Why? Snow days are precious. We get three a year and using one right before we get off for our Christmas break is a waste of a perfectly good snow day. We can see the light at the end of the tunnel, so to speak. Snow days are better spent in the deep dark depths of January and February and even March where we don't have many extra days off, the weather is gloomy, the kids are cranky, and it seems like forever until there's something to look forward to.

But at least I'm not out there driving on that mess!

P.S. Some of you have commented on still having school in very cold snowy weather, so I probably haven't explained how things work down here. I was stunned - stunned - the first year I was here and a snow day was called as it was barely snowing (at least in my opinion as an economic refugee from Up North). However, maybe only 20%, at most, of our kids walk to school. The rest are bused in, some from about an hour away in the rural parts of the county. There is also no such thing as a straight road here. Everything is hilly, curvy and there are more rivers, branches of rivers, creeks and whatnot to cross to get anywhere in this area. So, when it gets icy (and we get more ice than snow), it gets treacherous and no one wants to be the person responsible for a bus crash on an iced over bridge or narrow rural road. So, they cancel school.

Thursday, December 11, 2008

When Smaller is Better

As I've mentioned before, we have a somewhat legendary class of seventh graders this year. We've been hearing about them for the past few years, beginning with the elementary teachers who were thrilled to see them move to middle school. (Interestingly, it wasn't one group from one elementary school - all three of the schools that feed into our building had a wild group of kids.)

The sixth grade teachers last year were ecstatic when they moved on to the 7th grade. Cheering and dancing in the halls doesn't begin to describe the joy.

This year the seventh grade teachers are counting the days until the end of May.

This was, coincidentally, the same year that Mrs. Eagle, Mrs. Robin and I volunteered to teach an 8th grade health class (Mrs. Robin taught 6th grade health), with a different group of kids every nine weeks. The drawback to this was that we had to cram five classes of seventh graders into four classes in order to give us the open period to teach the health class.

Most likely with any other group of kids (like the wonderful group we had last year) this would have worked out fine. With this group it was a recipe for disaster. We had our proof when we took our first benchmark.

I had one kid proficient. ONE. Uno. That was it. Mrs. Eagle and Mrs. Robin fared a bit better, but overall we still had only eight kids proficient in the entire school. What makes this even worse is that in the past, we've always been tops in the county when it came to scores, and our kids have always done better than their peers, despite being a low-income building with a fairly unmotivated population.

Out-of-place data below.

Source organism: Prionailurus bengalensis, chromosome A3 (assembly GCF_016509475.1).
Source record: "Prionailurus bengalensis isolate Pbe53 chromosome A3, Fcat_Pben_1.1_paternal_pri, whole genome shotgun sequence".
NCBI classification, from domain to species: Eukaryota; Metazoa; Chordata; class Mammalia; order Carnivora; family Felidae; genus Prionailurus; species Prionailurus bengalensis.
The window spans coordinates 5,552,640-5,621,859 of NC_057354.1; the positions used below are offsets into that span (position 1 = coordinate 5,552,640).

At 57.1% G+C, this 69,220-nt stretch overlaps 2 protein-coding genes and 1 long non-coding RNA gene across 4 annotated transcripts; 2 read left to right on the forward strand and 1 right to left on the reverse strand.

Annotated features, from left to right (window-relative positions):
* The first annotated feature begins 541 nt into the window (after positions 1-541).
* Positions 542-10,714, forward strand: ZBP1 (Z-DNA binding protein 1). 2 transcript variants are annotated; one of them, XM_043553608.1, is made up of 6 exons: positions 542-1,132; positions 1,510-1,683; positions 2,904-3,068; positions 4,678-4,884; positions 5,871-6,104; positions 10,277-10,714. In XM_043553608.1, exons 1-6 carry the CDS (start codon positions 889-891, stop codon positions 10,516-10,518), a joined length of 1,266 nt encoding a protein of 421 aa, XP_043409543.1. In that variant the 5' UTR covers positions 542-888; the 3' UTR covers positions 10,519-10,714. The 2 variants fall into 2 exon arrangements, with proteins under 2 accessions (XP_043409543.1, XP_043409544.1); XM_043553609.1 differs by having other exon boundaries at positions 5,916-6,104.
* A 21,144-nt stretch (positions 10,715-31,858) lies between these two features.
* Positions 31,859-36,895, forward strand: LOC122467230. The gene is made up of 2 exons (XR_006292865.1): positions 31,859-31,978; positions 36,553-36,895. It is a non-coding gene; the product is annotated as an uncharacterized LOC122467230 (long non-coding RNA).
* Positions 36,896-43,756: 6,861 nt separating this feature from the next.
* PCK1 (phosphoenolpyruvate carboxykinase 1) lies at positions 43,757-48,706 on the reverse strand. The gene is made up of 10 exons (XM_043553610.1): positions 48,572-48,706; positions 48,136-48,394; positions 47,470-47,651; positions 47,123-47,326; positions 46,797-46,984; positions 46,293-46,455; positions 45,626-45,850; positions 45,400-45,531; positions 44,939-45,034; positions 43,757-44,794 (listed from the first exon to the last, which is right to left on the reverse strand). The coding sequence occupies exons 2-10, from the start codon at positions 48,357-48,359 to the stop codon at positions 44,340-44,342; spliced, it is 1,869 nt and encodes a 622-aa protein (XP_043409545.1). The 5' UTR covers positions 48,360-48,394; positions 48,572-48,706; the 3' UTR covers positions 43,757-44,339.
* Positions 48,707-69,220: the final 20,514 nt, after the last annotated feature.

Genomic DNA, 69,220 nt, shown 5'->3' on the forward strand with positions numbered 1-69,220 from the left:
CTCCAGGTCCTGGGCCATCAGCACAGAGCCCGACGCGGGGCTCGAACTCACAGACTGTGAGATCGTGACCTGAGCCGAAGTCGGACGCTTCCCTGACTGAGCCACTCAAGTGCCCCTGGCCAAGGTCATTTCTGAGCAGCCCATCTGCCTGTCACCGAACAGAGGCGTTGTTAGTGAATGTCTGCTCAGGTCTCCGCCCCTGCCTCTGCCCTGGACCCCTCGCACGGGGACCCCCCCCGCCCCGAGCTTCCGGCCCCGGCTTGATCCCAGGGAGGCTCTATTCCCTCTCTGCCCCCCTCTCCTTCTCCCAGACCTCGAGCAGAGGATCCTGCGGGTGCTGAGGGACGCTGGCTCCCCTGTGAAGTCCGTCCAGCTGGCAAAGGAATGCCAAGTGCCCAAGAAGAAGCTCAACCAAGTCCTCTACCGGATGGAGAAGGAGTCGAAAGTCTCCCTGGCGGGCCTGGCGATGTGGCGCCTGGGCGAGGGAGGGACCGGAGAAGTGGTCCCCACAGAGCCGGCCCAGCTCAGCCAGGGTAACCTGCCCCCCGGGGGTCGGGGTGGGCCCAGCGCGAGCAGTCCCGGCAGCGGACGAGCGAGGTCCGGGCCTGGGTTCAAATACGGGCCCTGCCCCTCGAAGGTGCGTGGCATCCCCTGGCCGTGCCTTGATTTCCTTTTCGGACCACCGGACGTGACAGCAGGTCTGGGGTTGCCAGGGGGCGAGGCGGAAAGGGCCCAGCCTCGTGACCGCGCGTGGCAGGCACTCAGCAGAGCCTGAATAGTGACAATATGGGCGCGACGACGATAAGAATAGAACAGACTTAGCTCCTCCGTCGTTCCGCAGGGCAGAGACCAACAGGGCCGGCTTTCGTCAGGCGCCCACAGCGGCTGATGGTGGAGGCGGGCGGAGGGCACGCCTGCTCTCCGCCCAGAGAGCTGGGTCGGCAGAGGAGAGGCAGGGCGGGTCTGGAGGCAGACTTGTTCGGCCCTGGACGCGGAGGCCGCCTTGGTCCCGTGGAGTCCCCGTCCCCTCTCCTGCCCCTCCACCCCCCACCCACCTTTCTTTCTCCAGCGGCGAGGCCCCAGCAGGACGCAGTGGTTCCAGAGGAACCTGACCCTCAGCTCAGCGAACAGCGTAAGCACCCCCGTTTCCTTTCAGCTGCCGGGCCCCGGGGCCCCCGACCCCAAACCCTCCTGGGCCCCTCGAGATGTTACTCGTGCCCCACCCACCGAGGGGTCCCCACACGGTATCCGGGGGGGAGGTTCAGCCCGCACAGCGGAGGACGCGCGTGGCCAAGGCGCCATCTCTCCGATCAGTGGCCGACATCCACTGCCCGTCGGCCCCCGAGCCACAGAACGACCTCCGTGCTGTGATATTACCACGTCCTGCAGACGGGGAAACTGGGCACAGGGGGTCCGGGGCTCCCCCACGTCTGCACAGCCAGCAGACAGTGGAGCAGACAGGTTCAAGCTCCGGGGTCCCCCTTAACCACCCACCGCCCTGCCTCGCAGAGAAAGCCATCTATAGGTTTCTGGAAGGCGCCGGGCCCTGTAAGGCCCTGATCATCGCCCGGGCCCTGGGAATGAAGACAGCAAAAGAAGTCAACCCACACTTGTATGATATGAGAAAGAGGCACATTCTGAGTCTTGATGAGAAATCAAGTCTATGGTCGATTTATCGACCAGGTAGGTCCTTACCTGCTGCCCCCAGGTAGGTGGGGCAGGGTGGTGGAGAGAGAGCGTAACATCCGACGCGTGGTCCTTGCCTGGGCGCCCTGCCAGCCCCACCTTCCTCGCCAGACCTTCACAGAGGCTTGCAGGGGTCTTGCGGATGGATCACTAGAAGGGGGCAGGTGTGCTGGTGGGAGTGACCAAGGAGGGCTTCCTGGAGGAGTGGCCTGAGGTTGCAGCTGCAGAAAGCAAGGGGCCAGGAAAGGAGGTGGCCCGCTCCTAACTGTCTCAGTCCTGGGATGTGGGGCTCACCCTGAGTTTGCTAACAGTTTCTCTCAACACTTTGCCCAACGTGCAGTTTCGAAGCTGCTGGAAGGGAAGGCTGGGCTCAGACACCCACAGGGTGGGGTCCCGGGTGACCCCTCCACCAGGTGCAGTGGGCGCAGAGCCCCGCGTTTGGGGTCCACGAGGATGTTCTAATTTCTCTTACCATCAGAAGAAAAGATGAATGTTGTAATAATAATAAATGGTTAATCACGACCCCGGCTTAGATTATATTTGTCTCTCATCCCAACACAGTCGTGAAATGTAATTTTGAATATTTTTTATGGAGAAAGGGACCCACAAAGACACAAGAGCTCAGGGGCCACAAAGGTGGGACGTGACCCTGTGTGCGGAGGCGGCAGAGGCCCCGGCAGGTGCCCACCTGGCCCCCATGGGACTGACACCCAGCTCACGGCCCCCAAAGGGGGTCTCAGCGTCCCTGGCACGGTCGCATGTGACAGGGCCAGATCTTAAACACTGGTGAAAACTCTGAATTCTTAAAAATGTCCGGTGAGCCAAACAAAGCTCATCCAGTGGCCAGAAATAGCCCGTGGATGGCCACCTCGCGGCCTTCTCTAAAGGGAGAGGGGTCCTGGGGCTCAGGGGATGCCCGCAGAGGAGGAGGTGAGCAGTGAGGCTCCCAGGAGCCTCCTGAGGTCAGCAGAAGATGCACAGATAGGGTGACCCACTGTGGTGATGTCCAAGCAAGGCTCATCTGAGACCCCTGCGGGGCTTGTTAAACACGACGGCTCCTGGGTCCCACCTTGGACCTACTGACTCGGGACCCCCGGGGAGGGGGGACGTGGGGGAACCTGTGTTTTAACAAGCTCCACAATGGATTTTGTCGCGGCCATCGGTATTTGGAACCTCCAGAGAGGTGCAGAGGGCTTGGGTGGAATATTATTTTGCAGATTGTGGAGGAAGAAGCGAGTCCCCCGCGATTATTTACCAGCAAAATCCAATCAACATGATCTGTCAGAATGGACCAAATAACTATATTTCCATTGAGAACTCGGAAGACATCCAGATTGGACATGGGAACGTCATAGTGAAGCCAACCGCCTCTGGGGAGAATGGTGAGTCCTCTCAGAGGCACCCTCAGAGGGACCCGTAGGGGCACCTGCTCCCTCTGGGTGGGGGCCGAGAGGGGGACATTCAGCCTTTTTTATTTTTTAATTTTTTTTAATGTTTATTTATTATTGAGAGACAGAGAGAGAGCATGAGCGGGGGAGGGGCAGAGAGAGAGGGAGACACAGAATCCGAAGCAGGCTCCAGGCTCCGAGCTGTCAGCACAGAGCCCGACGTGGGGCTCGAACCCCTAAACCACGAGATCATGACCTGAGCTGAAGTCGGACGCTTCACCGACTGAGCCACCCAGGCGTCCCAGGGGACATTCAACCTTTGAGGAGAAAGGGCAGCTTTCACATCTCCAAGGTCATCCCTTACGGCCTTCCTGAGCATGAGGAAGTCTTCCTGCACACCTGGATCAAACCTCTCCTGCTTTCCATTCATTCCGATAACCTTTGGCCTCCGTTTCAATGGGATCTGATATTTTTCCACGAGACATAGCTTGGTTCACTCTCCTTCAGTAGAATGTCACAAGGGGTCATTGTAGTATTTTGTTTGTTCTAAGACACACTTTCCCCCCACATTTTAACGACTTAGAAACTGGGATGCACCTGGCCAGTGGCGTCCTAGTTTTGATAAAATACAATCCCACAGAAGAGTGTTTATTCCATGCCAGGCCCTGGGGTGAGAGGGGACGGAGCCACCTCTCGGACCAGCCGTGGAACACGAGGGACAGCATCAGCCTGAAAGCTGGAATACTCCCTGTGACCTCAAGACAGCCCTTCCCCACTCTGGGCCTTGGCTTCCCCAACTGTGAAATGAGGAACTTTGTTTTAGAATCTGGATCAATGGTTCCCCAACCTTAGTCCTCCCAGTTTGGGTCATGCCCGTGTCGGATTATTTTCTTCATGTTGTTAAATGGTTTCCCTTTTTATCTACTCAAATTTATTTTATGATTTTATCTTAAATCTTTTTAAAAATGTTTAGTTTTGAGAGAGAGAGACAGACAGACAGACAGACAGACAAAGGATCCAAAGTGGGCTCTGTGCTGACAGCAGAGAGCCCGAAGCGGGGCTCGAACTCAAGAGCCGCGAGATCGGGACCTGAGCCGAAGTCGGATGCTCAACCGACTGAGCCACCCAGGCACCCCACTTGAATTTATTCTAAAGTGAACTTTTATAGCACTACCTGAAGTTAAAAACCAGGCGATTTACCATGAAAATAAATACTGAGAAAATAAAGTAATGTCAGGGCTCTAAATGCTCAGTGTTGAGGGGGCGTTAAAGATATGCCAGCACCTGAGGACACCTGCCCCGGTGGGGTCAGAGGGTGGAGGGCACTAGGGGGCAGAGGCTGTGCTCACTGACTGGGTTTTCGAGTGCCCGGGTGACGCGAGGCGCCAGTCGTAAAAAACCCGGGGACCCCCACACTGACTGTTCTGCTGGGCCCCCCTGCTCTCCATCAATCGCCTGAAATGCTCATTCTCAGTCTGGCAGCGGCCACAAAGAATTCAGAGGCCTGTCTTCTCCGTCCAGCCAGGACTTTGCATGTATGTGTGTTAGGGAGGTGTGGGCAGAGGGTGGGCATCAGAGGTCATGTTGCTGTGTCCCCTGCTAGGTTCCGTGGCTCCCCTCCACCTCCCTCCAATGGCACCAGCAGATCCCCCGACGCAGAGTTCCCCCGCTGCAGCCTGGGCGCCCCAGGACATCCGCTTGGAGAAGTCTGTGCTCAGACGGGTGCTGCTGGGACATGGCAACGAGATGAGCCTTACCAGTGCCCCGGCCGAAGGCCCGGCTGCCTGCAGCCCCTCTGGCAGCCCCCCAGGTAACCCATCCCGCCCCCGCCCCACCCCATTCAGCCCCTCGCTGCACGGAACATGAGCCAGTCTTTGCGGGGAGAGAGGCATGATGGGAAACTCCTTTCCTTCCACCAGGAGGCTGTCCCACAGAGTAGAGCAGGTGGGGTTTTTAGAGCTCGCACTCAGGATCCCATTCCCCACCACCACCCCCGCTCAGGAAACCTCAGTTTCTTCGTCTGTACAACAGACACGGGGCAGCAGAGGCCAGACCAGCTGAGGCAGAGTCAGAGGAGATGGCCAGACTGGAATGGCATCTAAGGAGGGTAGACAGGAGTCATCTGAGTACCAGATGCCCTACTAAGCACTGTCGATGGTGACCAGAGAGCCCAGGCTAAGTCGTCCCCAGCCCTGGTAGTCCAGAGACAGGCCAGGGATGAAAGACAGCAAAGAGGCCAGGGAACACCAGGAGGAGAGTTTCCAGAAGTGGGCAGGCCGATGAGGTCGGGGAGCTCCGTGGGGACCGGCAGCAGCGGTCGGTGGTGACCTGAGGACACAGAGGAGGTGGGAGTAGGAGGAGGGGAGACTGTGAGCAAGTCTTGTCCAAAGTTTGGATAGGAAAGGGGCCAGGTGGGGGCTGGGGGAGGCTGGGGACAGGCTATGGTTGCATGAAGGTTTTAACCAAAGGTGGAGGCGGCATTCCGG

This was completely unacceptable to us, so as soon as we saw our scores we asked The Principal to come to our data chat to figure out what was going on.

What was going on was that we were spending so much time on management issues that we had precious little left to actually teach science. Our rooms are oddly shaped and somewhat small and we had kids crammed in there with every seat filled (and then some). The kids, who had trouble getting along with each other on good days, were having real problems with each other when they were crowded into our rooms. Even The Principal commented on the different feeling our rooms had with about five to six extra kids compared to the other teachers.

So, The Principal drafted some wonderful souls (librarian and guidance counselor) to take over the health classes, and we got to move kids from each of our big classes, thereby lowering the numbers, into an fifth section of science. This started right before Thankgsiving. It gave us a chance to build a class and put kids in there that were a good mix, as well as giving us a chance to separate kids who had no business being in the same room together.

I can't believe the difference.

I told the kids right up front why were doing this ("Your benchmarks were unacceptable which tells me you aren't learning what you should be.") and told them that this was one idea we had to help solve the problem. Three kids actually came up and thanked me for moving them to the new class so they could actually learn something. How often does that happen? I was able to get some kids away from each other, and the entire class noticed. My homeroom had four boys in there who could be case studies for severe ADHD. Two of them are now in the other class and my homeroom is actually somewhat peaceful.

Now granted, these classes aren't perfect (Fifth Period still gives me hives) but it's a whole lot better. The kids even noticed. A lot of them were delighted, after a few days, when they realized they were getting a lot more individual attention from me (I can help them rather than spend all period telling them to sit down, stop throwing things, keep their hands to themselves, blah, blah, blah.) They commented on that. They commented on how faster the classes went now that we were actually able to do something because deal with idiot behaviors. They love the fact that they actually have more room at their seats. It's been a good move all around.